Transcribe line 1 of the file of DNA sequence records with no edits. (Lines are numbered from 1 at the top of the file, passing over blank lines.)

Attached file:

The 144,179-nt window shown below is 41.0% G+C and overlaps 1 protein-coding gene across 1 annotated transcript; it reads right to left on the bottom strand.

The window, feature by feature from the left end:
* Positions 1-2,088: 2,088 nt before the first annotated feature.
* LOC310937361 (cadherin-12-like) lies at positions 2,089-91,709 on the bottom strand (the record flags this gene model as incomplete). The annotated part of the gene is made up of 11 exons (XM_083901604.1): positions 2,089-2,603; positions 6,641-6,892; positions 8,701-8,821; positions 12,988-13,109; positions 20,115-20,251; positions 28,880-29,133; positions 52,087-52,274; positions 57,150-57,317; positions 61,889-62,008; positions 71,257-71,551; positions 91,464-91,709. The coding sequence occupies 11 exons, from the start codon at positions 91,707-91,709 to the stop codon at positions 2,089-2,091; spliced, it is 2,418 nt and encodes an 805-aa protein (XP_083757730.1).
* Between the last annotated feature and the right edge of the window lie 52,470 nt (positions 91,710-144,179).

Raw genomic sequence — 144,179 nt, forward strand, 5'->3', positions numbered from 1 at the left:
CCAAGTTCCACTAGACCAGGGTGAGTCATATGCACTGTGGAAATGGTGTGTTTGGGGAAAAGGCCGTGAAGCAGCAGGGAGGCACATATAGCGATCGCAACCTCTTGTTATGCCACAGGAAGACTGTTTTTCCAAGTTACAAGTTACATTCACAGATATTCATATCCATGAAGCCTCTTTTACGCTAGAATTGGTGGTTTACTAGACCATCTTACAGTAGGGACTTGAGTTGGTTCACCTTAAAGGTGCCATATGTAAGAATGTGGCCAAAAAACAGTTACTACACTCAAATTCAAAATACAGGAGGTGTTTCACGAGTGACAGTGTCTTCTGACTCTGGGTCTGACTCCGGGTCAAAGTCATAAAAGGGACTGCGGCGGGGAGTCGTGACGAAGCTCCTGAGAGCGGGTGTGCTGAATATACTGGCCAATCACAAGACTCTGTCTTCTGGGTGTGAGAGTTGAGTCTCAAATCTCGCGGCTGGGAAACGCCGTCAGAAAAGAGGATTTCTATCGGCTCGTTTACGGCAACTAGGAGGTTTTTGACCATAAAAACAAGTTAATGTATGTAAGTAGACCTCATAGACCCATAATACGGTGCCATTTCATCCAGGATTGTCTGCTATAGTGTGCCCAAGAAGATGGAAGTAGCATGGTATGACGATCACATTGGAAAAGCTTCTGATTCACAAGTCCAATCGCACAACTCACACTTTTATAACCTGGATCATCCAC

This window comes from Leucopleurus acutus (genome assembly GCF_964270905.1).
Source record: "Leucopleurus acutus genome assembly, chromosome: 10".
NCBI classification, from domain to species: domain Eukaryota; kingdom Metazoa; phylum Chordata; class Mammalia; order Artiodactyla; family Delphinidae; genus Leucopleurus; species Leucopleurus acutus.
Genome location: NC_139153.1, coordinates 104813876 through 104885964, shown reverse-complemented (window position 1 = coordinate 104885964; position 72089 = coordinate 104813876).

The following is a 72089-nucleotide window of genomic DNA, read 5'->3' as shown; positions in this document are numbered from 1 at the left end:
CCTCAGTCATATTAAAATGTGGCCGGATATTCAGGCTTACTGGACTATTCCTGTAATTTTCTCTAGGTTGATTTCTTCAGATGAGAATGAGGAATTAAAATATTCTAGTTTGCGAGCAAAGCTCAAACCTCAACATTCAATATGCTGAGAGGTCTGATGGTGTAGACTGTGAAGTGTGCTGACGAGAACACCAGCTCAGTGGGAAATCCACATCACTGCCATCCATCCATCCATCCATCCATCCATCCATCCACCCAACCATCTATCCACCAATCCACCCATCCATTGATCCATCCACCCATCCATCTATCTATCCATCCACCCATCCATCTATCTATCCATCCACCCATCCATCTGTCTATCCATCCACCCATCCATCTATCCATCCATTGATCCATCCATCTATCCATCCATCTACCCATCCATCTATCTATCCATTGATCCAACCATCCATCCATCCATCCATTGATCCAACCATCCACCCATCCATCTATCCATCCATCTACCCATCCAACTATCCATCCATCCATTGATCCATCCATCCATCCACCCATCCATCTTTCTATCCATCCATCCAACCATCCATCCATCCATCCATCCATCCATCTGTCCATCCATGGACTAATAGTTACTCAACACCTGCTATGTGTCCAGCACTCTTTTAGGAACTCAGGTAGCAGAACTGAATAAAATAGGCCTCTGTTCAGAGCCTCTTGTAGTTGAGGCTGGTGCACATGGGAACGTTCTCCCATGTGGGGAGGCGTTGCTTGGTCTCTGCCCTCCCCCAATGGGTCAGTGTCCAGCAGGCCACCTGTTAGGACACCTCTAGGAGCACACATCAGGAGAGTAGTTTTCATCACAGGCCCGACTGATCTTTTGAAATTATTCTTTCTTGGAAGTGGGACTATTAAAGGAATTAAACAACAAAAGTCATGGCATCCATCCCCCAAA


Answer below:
The 144,179-nt window shown below is 41.0% G+C and overlaps 1 protein-coding gene across 1 annotated transcript; it reads right to left on the bottom strand.